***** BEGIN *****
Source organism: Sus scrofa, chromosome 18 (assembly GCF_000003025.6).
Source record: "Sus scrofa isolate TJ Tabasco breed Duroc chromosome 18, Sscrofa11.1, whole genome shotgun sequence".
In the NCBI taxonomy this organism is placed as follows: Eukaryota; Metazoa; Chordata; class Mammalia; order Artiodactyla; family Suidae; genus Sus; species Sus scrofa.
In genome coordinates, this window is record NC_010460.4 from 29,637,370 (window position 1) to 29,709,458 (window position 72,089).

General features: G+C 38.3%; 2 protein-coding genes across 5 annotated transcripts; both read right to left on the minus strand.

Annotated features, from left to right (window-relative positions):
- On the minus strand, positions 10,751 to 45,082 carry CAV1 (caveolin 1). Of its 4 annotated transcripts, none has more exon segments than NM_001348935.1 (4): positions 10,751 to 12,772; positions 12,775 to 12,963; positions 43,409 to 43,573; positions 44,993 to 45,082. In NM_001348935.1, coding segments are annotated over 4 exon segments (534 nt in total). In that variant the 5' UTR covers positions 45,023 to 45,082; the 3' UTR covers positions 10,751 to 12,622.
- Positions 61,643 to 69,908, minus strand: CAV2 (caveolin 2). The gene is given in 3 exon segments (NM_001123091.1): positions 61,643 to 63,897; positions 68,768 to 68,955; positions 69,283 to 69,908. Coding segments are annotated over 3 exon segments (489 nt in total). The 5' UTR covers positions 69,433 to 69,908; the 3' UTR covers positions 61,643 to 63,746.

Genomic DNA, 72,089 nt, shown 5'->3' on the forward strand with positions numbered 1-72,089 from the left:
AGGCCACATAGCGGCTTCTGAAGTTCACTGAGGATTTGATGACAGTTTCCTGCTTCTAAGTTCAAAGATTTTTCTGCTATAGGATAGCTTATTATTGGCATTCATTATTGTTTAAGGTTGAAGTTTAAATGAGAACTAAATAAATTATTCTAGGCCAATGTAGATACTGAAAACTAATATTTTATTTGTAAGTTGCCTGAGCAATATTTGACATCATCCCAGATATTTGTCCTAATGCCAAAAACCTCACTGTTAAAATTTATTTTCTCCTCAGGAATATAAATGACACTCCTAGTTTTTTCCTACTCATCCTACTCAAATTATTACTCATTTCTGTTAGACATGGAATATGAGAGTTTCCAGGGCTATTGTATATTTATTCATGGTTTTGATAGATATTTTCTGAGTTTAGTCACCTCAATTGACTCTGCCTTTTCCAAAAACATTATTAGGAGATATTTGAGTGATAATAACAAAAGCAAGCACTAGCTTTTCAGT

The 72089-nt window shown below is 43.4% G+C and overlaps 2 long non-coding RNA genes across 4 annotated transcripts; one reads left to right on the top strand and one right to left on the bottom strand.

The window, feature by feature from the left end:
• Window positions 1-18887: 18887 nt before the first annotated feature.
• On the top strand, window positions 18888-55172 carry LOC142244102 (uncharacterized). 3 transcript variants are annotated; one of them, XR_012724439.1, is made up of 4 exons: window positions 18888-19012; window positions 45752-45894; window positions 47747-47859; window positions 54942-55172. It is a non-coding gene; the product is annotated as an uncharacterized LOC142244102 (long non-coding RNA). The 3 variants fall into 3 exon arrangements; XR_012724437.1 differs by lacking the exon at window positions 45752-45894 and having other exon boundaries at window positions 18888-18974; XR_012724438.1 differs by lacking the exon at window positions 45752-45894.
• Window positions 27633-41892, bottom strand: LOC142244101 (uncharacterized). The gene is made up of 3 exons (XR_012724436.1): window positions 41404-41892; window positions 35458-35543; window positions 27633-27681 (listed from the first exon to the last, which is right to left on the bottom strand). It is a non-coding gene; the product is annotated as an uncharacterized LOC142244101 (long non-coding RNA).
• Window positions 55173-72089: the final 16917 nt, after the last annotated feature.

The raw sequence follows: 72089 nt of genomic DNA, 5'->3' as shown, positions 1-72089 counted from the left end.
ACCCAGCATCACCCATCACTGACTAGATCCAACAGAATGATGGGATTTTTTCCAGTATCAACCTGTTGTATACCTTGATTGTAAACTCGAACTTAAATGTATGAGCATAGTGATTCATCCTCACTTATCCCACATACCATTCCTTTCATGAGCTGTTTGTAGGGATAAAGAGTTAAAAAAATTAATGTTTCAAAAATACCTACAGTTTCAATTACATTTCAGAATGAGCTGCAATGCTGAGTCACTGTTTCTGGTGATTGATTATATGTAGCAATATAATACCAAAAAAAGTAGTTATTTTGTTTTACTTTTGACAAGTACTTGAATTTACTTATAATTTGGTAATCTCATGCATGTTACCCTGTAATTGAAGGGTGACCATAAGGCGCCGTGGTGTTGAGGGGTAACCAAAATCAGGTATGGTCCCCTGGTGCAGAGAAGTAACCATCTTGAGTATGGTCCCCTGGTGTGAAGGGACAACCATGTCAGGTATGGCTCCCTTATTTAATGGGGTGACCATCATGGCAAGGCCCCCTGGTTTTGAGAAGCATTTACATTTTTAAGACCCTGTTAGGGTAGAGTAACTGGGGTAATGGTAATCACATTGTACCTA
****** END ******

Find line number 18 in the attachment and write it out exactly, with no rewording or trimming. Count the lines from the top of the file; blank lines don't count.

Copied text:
ACCCAGCATCACCCATCACTGACTAGATCCAACAGAATGATGGGATTTTTTCCAGTATCAACCTGTTGTATACCTTGATTGTAAACTCGAACTTAAATGTATGAGCATAGTGATTCATCCTCACTTATCCCACATACCATTCCTTTCATGAGCTGTTTGTAGGGATAAAGAGTTAAAAAAATTAATGTTTCAAAAATACCTACAGTTTCAATTACATTTCAGAATGAGCTGCAATGCTGAGTCACTGTTTCTGGTGATTGATTATATGTAGCAATATAATACCAAAAAAAGTAGTTATTTTGTTTTACTTTTGACAAGTACTTGAATTTACTTATAATTTGGTAATCTCATGCATGTTACCCTGTAATTGAAGGGTGACCATAAGGCGCCGTGGTGTTGAGGGGTAACCAAAATCAGGTATGGTCCCCTGGTGCAGAGAAGTAACCATCTTGAGTATGGTCCCCTGGTGTGAAGGGACAACCATGTCAGGTATGGCTCCCTTATTTAATGGGGTGACCATCATGGCAAGGCCCCCTGGTTTTGAGAAGCATTTACATTTTTAAGACCCTGTTAGGGTAGAGTAACTGGGGTAATGGTAATCACATTGTACCTA